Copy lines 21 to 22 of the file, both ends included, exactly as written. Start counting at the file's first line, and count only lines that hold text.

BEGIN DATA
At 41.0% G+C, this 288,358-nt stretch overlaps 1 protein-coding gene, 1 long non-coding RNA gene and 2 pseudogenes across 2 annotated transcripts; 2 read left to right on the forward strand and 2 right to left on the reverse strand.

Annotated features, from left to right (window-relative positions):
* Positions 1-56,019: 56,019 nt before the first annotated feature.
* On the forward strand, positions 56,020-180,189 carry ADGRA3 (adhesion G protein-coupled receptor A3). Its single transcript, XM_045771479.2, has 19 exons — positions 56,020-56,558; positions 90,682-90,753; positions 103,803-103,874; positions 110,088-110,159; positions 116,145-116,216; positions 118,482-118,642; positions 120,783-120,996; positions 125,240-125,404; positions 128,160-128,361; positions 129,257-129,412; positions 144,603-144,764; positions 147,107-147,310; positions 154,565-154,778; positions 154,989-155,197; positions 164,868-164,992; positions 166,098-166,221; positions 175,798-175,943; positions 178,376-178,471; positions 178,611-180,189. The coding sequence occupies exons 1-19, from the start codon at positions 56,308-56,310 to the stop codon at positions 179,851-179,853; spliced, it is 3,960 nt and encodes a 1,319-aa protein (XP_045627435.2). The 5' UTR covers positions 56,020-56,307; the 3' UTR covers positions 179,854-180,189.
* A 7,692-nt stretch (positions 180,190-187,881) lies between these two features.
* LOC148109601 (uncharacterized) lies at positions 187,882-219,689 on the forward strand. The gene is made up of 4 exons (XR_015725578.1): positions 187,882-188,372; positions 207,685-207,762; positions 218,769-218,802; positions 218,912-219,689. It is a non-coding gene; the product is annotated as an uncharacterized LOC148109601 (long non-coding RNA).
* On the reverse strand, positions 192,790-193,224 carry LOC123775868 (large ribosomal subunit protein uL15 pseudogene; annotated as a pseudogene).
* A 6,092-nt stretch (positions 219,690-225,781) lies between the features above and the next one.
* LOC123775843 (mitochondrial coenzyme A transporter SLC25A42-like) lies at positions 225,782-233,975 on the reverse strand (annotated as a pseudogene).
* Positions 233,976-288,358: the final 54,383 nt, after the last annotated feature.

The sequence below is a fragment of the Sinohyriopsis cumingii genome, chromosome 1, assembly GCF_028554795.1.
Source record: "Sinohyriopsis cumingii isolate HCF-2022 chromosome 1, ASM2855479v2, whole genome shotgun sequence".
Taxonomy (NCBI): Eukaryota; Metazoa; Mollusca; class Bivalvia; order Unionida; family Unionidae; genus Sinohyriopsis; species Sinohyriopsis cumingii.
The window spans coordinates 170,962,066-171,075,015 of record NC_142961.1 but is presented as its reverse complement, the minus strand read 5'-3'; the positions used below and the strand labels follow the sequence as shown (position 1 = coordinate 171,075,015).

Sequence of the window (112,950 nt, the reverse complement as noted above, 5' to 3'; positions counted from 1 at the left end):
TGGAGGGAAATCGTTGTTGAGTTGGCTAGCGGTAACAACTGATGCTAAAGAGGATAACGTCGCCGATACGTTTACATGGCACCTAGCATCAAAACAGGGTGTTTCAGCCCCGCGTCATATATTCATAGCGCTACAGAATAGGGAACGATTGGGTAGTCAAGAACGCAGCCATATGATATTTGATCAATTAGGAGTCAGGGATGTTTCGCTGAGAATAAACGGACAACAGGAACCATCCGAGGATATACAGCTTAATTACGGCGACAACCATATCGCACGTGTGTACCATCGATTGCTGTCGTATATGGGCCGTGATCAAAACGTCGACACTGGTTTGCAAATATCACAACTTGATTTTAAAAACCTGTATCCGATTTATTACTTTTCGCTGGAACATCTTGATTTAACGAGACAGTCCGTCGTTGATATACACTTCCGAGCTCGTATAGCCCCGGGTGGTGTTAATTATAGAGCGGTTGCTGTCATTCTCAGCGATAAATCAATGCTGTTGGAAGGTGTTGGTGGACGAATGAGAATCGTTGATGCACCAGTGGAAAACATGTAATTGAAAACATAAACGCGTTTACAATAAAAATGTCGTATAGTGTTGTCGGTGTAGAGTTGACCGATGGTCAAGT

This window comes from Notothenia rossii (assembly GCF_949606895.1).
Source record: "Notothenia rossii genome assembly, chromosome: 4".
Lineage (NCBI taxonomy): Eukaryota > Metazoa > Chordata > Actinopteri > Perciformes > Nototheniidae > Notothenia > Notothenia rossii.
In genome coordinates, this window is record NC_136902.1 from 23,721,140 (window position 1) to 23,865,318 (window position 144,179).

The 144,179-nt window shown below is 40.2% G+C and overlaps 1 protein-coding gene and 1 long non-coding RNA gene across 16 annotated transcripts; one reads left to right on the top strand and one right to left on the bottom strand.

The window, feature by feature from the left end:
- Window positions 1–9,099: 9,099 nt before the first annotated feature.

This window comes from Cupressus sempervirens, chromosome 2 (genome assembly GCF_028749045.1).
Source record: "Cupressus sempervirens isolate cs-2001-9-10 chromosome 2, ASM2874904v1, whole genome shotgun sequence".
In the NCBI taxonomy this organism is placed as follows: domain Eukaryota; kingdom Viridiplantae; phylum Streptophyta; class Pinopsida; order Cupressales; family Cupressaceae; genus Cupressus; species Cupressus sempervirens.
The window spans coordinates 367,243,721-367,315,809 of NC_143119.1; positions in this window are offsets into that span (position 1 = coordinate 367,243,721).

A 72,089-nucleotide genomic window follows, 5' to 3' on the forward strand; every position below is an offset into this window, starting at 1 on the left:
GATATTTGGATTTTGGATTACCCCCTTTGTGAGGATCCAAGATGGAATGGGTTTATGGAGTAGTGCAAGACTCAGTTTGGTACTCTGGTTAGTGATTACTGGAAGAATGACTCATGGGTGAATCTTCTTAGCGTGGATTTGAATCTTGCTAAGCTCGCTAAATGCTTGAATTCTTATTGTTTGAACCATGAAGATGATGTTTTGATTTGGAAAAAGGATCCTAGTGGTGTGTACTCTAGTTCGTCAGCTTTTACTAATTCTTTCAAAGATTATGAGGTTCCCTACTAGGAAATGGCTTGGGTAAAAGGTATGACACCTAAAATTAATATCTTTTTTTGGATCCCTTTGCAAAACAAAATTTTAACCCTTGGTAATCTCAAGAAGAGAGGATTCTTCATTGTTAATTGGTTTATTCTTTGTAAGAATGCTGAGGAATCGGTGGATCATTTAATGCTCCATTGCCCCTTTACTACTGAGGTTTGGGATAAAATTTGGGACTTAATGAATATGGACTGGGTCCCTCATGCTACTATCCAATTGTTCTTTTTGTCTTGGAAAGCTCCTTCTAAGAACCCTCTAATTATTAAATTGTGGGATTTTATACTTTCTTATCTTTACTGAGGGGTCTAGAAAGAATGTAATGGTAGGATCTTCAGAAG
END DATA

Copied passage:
The 144,179-nt window shown below is 40.2% G+C and overlaps 1 protein-coding gene and 1 long non-coding RNA gene across 16 annotated transcripts; one reads left to right on the top strand and one right to left on the bottom strand.

The window, feature by feature from the left end: